Its structure has changed little and requires minimum to no external power to run 24/7. Most locks do not need electricity to protect your belongings and continue to work as long as their main mechanisms stay intact.

Below are the most common lock types you can find in lockers and establishments worldwide. You will find that most of them are relatively good for the environment, since they last a long time and don’t require new materials to replace and don’t need to sue energy to continue offering protection.

Latch Locks / Padlock Provisions

By themselves, latch locks provide little protection. They are simply a way to keep locker doors closed. But, when paired with a strong locker and a heavy-duty padlock, your locker can enjoy some proper protection.

Padlocks are portable, affordable, and come in many varieties. It’s also easy to use–pretty much everyone already knows how to use a padlock.

However, many burglars have devised ways to pick or destroy these locks due to their simplicity. The effectiveness of a latch lock padlock also depends on the durability of the locker itself. Lockers made from thinner wood or flimsy plastic would not fare well if anyone tries to pry off the latch lock.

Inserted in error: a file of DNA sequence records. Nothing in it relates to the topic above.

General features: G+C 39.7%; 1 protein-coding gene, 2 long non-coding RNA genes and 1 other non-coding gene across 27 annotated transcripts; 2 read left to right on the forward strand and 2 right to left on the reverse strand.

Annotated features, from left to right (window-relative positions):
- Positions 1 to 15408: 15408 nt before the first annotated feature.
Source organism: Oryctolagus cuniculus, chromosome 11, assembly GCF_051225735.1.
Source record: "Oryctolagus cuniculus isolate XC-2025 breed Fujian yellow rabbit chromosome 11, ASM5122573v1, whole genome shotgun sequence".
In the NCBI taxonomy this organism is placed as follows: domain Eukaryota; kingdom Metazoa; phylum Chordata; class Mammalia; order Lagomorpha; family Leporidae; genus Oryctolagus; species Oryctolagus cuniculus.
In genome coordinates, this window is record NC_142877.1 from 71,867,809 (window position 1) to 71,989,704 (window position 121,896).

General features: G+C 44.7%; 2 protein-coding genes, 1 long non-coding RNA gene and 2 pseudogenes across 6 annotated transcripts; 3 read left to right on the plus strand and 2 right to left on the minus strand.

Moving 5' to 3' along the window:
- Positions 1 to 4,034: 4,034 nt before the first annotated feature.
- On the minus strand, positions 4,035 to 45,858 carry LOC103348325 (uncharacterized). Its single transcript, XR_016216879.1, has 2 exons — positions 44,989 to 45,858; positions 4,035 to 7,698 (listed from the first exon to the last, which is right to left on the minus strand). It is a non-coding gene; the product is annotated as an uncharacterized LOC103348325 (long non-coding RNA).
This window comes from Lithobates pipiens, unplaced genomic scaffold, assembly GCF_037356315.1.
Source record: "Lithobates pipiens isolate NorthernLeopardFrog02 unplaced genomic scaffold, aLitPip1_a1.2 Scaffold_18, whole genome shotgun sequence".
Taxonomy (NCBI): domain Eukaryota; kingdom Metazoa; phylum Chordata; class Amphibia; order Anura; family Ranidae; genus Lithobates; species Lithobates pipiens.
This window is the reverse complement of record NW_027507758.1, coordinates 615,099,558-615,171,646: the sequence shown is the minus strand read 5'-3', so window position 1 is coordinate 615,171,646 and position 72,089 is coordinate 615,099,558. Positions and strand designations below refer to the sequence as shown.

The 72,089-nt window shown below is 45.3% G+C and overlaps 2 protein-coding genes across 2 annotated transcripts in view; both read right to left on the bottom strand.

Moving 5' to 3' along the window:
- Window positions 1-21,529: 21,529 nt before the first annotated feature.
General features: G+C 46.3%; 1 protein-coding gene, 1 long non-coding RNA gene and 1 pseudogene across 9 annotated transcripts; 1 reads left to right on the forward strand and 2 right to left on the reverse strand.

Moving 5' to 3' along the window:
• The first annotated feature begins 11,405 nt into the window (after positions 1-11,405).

Aside from theft, padlock keys are also easy to lose. If you manage several lockers, you need a proper key management system to ensure that no key gets misplaced or stolen.

Dead Bolts/Deadlocks

A deadbolt is a lock with a bar that can only open when engaged by a key. It is often set in a single-cylinder mechanism, which one can only access on one side.

Many consider deadbolts, also known as deadlocks, as one of today’s most secure locks available. They are sturdy and tough to open, which delays any attempted burglaries and deter them from further attempting a break-in.

However, despite the strength of deadlocks, they aren’t impenetrable. Like padlocks, people could quickly lose their keys. Deadlocks are also vulnerable to lock bumping, a method similar to lock picking.

Coin Locks

Coin deposit and coin return lock systems dispense keys to clients once they drop a specified amount into the coin slot, usually a dollar or two. These are commonly used in locker rooms accessible to the public.

Aside from providing temporary, accessible storage to the general public, coin locks also offer an additional source of income to the building managers. The locking mechanism also reduces the staffing required to hand out and manage keys.

However, this system does have its drawbacks. Much like other key-based locking mechanisms, people could lose their keys and end up not being able to return them.

Some users could also get a key and use the locker for an indefinite period, which prevents the owners from getting additional earnings from new people.

Mechanical Combination Locks